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covered still many more.

But that the Universe abounds with numberless Numbers of Stars, you will soon be convinced, by directing the Telescope to any Part of that whitish Tract of the Heavens we call the Galaxy, or Milky Way.

Euphrof. That I'll instantly do.--I see them, innumerable !--They fill the Glass, like the nebulous Star.-If I turn the Tube this Way or that, still nothing but Stars are seen—Most of them very small, fome scarce difcernable. - The Region of Heaven looks light through all this Part.-Sure we have here a larger Prospect into the Universe.

Cleon. This Part of the Heavens being illuminated by the Lustre of such an Infinity of Stars, gave Occafion to the Heathen Poets to make it the high Road to Heaven, or to the Court of Jove. Thus Ovid;

A Way there is in Heav'n's extended Plain,
Which when the Skies are clear is seen below,
And Mortals by the Name of Milky know:
The Ground-work is of Stars, thro' which the Road

Lies open to the Thunderer's Abode.
And our famous Milton;

A broad and ample Road, whose Duft is Gold,
And Pavement Stars, as Stars to us appear,
Seen in the Galaxy, that Milky Way,

Like to a circling Zone, powder'd with Stars.
Again; the astronomical Poet Manilius, speaking of the
Galaxy, has these Lines;

Nor need we with a prying Eye survey
The diftant. Skies, to find the Milky Way,
It must be seen by all, for ev'ry Night
It forcibly intrudes upon our Sight,
And will be mark’d, for mining Streaks adorn
The Skies as opening to let forth the Morn.
And as a beaten Path that spreads between
A trodden Meadow, and divides the Green ;
Or as when Seas are plow'd, behind the Ship
Foam curls on the green Surface of the Deep ;
In Heav'n's dark Šurface such this Circle lies,
And parts with various Light the azure Skies.
Or as when Iris draws her radiant Bow,
Such feems this Circle to the World below.


It all surpriseth, our inquiring Sight
It upward draws, when thro the Shades of Night
It spreads its Rays, and darts amazing Light.

LIB. I. Euphrof. But why, Cleonicus, is this Part of the Heavens stored with such Myriads of Stars mote than any other Part?

Cleon. I cannot tell the Reason, but so it is; and hence it is that in this part, oftener than in any other, we find the Extinction of old Stars, and the Appearance of new ones.

Euphrof. I should be glad to have a short Account of these old and new Stars that you speak of, having never heard any Thing on that Subject.

Cleon. Hipparchus, who lived some Years before Christ, is said to be the first who saw or observed a new Star. After many Ages, in the Year 1572, a new Star appeared to Corn. Gemma, and Tycho Brahe, and became extinct in the Year 1574. It broke out with the Luftre of Venus, and decayed very gradually all the Time. Such another was seen in 1604, and died away gradually in about the fame Time. In the Year 1696, one Fabricius discovered the Stella Mira, or wonderful Star, in the Neck of the Whale, which is found to appear and disappear periodi. cally, its Period being seven Revolutions in fix Years. In the Year 1600, Wm. Jansonius discovered another in the Neck of the Swan, which has fince appeared of different Magnitudes, and is now very small. Another was discovered in the Year 1670, by Hevelius, and disappeared in 1672. And in the Year 1686, the last new Star was discovered by Mr. G. Kirch, which returns periodically in the Space of about 4041 Days; and these are all the fixed Stars which have altered-their Appearance for 160 Years past.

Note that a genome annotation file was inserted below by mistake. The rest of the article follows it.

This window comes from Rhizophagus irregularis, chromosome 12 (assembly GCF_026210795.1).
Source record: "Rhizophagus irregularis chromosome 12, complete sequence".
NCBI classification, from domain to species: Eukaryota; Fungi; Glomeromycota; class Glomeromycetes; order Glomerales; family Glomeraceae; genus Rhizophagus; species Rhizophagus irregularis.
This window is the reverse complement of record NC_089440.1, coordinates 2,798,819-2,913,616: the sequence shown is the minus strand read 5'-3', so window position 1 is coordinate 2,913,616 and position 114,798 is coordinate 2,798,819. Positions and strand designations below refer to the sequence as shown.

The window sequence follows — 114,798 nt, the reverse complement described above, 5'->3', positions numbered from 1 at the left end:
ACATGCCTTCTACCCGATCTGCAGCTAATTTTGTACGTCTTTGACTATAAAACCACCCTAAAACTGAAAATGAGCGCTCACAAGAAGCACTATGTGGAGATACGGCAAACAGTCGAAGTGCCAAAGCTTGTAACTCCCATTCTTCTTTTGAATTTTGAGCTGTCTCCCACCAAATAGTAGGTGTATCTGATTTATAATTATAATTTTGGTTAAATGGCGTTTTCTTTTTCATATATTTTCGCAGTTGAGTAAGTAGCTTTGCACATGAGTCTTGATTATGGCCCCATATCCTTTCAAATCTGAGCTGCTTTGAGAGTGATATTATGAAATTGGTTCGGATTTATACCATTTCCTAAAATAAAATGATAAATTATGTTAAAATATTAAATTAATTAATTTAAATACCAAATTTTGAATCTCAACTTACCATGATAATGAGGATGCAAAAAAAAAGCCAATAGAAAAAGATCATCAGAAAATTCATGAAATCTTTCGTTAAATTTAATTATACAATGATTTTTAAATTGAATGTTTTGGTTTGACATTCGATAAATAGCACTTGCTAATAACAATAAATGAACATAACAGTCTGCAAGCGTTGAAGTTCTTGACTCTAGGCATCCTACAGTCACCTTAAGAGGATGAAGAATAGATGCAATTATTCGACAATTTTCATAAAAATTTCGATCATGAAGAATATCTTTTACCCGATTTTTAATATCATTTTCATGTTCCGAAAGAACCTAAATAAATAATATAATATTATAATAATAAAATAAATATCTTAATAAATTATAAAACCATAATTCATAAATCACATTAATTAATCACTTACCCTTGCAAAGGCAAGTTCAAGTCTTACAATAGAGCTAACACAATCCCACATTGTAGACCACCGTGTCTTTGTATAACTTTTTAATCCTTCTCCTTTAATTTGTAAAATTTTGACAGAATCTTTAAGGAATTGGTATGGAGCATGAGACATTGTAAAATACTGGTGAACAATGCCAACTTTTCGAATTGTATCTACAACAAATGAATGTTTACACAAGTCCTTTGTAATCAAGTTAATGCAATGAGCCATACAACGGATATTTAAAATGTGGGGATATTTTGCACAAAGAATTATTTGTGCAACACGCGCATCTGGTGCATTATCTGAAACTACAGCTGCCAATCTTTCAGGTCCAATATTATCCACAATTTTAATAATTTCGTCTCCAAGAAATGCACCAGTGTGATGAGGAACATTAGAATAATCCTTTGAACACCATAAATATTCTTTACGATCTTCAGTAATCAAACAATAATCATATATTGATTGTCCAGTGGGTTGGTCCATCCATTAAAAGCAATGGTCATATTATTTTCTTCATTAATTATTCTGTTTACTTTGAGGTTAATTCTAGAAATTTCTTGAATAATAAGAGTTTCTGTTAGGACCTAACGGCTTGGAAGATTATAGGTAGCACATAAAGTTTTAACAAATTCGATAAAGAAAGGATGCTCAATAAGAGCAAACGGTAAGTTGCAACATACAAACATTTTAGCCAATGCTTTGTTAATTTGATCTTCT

Euphros. Dear Cleonicus, I am obliged to you; but fear I tire you with my Impertinencies : 'Tis late, and I'll have done, if you'll only tell me what I am to understand by the Star which I saw this Moment shoot along a good Part of the Heavens.

Cleon. It was not a Star that you saw, my Euphrosyne, but only a fiery Meteor kindled in the Air, and then looked like a Star; and as all such Bodies move swiftly VoL, I. L


like a Sky - Rocket, while they spend themfelves, so this Meteor seemed like a shooting or falling Star, till it became extinguished ; according to the Poet.

Thus oft before tempestuous Winds arise,
The seeming Stars fall headlong from the Skies,
And shooting thro' the Darkness, gild the Night
With sweeping Glories, and long Trails of Light,

DRYDEN'S VIRGIL. Thus also Manilius;

But fill, when wandring Stars adorn the Night,
The falling Meteors draw long Trains of Light;
Like Arrows shot from the celestial Bow,
They cut the Air, and strike our Eyes below.


Of an ECLIPSE of the SUN.

Have been very anxious about the Weather To-day,

how it might chance to fall out, on Account of the Eclipse of the Sun that is to be this Afternoon ; but it is at present fine, and I hope the Clouds will forbear, and permit us the extraordinary Sight, especially now you are here.

Cleon. I believe it will be a fine Day throughout: It will begin just at 397 Minutes after Three o'clock, against which Time I will get the Telescope and darkened Chamber in Readiness for the Observation.

Euphrof. What I have often wondered at, Cleonicus, is, how any Body can tell when an Eclipse will happen fo long before-hand, and to such Exactness of Time.

Cleon. It does seem wonderful to those who know not the Principles they go upon : but I do assure you, my Euphrosyne, the Astronomer can foreknow and predict the Time of an Eclipse to a Minute, with the same Ease, and in the same Time as you can raise a MincePye.


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